SPRING 1999 - ISSUE NUMBER 47
Crystal River -- The Struggle Continues
In October 1994 the federal Court of Appeals upheld the Environmental Protection Agency Region V's veto of the State of Michigan's decision to issue a wetlands permit for the Homestead Resort's proposed golf course. This was a major victory for the Friends of the Crystal River for it transferred the authority to issue a wetlands permit to the Army Corps of Engineers pursuant to the Clean Water Act.
Although the permit had been objected to by EPA and transferred to the Corps, the State Natural Resources Commission (NRC), approved issuance of a permit, and the Friends had to file a lawsuit in state court in order to preserve rights under state law. As a backstop against any possibility the Corps might issue a permit, the Friends believed it critical to protect its claims under the state Wetlands Protection Act (WPA) and the Michigan Environmental Protection Act (MEPA). The trial court rejected admission of new evidence not available to the NRC, and ignored legal precedent interpreting the "feasible and prudent alternative" test for issuance of permits under the WPA and MEPA.
The Friends appealed to the Court of Appeals, which in July '96 not only affirmed the trial court, but went on to practically eliminate the "feasible and prudent alternative" test from the WPA. The MEPA and Michigan case law have required an objective showing of "extraordinary circumstances" and "cost prohibitive" reasons to reject an alternative as not feasible and prudent. The Legislature adopted the feasible and prudent alternative test as a standard whether a permit should issue under the WPA. The Federal Clean Water Act also includes the feasible and prudent alternative test. The Court of Appeals rejected the law and went to the dictionary to determine the meaning of feasible and prudent and held it means simply "suitable". Thus, an applicant need only show that an alternative is not suitable to obtain a permit. Moreover, the appeals court applies a subjective test for suitability, that is suitability was determined by the desire or goal of the developer not the objective feasibility, prudence or suitability of another alternative.
The Friends filed application for leave to the Michigan Supreme Court, and a year and a half later the Court unanimously (6-0) issued its March 31, 1998 Order vacating the trial court and court of appeals decisions, thus wiping out the devastating legal prededent that removed the feasible and prudent alternative test from the WPA.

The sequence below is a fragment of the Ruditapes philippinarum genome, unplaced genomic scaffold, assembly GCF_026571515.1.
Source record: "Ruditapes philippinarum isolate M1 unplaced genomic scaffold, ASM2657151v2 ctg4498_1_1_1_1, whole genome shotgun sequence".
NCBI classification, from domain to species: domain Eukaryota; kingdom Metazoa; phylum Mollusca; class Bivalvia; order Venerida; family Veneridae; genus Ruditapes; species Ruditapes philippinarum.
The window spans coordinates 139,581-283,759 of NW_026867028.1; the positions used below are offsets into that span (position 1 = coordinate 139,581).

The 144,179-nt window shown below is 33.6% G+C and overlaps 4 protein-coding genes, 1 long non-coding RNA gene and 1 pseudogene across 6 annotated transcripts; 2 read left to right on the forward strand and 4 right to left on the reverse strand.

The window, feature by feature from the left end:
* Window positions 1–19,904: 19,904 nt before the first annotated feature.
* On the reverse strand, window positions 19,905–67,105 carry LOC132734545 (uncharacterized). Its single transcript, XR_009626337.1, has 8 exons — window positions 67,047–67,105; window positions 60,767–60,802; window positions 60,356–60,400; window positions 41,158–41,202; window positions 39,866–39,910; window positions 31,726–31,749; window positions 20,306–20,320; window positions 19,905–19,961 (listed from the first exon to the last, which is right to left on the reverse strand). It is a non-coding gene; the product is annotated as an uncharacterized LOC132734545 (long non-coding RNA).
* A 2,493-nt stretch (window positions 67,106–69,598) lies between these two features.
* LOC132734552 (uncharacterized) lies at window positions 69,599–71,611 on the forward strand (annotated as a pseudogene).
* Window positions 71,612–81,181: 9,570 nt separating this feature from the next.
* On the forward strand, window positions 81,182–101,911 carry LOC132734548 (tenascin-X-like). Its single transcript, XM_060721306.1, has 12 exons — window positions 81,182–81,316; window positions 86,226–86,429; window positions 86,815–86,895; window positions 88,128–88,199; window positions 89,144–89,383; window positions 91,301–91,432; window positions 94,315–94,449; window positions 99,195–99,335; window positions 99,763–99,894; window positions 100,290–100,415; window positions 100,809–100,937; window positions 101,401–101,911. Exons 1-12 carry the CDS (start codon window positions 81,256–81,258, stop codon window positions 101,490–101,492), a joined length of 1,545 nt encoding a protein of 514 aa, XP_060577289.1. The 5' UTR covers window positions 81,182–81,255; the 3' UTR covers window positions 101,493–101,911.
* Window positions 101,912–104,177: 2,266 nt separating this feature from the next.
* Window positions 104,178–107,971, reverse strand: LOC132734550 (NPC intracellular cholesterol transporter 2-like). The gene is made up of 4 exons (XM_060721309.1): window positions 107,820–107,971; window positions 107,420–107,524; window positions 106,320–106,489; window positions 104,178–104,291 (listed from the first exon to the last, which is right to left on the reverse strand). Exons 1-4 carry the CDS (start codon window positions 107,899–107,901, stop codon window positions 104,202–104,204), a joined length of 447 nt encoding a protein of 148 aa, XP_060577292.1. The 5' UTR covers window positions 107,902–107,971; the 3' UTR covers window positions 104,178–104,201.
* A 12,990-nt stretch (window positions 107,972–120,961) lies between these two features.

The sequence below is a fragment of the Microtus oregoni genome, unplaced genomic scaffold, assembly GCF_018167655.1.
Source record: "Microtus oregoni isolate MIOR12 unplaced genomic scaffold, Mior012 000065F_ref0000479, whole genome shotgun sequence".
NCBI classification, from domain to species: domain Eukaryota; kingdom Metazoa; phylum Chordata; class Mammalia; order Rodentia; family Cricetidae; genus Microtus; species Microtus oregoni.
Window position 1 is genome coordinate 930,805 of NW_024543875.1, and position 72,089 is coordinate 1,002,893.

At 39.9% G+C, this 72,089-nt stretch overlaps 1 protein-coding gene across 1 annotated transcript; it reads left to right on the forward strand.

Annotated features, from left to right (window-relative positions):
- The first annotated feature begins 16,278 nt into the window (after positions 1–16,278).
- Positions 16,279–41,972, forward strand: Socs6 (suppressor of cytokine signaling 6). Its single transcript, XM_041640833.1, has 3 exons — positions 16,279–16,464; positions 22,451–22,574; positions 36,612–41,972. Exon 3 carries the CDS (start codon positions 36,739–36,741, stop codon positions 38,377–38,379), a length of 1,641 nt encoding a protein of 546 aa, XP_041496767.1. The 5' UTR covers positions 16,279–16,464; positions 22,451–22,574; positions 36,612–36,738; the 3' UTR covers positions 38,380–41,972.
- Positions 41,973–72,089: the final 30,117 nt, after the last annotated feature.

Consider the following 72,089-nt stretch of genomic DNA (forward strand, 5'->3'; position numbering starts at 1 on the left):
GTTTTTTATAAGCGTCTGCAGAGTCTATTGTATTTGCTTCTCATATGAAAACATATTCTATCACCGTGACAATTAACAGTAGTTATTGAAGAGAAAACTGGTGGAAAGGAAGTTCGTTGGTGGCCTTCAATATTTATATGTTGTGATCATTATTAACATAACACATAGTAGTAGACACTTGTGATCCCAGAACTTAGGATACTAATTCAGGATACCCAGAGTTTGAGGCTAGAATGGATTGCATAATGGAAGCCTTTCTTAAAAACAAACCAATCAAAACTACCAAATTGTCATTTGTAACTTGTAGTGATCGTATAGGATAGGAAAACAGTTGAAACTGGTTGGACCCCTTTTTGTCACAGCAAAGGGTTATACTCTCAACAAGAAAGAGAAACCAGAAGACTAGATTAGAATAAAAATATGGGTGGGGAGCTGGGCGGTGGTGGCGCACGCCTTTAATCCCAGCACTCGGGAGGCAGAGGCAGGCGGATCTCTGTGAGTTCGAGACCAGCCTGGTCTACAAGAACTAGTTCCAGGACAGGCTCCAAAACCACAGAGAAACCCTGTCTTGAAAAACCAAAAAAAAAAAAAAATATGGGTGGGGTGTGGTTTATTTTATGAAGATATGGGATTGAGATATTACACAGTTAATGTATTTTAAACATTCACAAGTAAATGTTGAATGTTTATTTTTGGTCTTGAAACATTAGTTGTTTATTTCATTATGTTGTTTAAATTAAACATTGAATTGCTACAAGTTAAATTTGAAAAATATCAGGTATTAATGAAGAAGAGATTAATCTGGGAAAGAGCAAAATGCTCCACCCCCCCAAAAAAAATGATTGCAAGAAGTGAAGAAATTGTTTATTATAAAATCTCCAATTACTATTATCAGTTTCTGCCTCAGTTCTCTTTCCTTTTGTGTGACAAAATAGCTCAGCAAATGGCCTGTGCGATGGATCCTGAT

On April 21, 1998 the Michigan Department of Natural Resources filed a motion for reconsideration or clarification which the MI Supreme Court granted and ordered the parties to brief the effect of the federal proceedings on the case. The State wanted its jurisdiction over wetlands reinstated. (Michigan and New Jersey are the only states granted this privilege).
On November 9 in an extremely unusual reversal, the Michigan Supreme Court granted the DNR's motion and vacated its March 31 Order that had vacated the Court of Appeals and trial court decisions. Michigan is now below federal standards in spite of the fact that we are required to meet or exceed them. This is the first time the Court will rule on the WPA since it was enacted in 1980. If we are not successful in overturning this last decision of the Supreme Court, it will be difficult, if not impossible, for the state to refuse any developments in wetlands in Michigan. The Crystal River case is precedent setting for the entire nation.
Briefly summarize the project's history to date: In early November of 1986 the local weekly newspaper of Leelanau County announced that the owner of the Homestead Resort was planning to build a golf course on 270 acres of land on and adjacent to the Crystal River in Glen Arbor Township. The Friends of the Crystal River was organized in June of 1997 as grassroots citizens opposed to the certain destruction of the natural beauty of this fragile riverine wetland. For 11 years we have fought opposition through a township referendum opposed to rezoning the area, extensive research and consultation with experts on the effect of golf courses on wetland ecology, MI Department of Natural Resource and Natural Resources Commission hearings, entensive EPA consultations and trials in state and federal courts, appeals courts and up to our present third hearing before the MI Supreme Court.